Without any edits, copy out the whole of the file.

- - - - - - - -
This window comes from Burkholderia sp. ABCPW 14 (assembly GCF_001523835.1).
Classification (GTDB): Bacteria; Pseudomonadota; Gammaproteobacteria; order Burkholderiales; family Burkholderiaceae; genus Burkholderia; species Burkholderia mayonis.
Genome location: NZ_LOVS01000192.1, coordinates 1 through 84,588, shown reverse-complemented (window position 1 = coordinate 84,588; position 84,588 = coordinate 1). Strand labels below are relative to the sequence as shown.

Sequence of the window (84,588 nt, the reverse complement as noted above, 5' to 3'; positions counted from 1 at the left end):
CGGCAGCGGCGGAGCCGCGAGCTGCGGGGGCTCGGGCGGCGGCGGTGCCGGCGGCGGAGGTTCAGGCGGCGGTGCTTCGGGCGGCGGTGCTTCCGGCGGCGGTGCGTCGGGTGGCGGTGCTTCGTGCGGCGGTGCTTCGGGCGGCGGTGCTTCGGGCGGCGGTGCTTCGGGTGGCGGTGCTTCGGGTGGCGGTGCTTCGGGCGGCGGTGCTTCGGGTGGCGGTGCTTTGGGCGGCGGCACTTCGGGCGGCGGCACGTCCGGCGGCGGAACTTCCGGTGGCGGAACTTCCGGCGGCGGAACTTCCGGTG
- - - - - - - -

This window comes from Burkholderia sp. ABCPW 14 (assembly GCF_001523835.1).
Classification (GTDB): Bacteria; Pseudomonadota; Gammaproteobacteria; order Burkholderiales; family Burkholderiaceae; genus Burkholderia; species Burkholderia mayonis.
Genome location: NZ_LOVS01000192.1, coordinates 1 through 84,588, shown reverse-complemented (window position 1 = coordinate 84,588; position 84,588 = coordinate 1). Strand labels below are relative to the sequence as shown.

Sequence of the window (84,588 nt, the reverse complement as noted above, 5' to 3'; positions counted from 1 at the left end):
CGGCAGCGGCGGAGCCGCGAGCTGCGGGGGCTCGGGCGGCGGCGGTGCCGGCGGCGGAGGTTCAGGCGGCGGTGCTTCGGGCGGCGGTGCTTCCGGCGGCGGTGCGTCGGGTGGCGGTGCTTCGTGCGGCGGTGCTTCGGGCGGCGGTGCTTCGGGCGGCGGTGCTTCGGGTGGCGGTGCTTCGGGTGGCGGTGCTTCGGGCGGCGGTGCTTCGGGTGGCGGTGCTTTGGGCGGCGGCACTTCGGGCGGCGGCACGTCCGGCGGCGGAACTTCCGGTGGCGGAACTTCCGGCGGCGGAACTTCCGGTG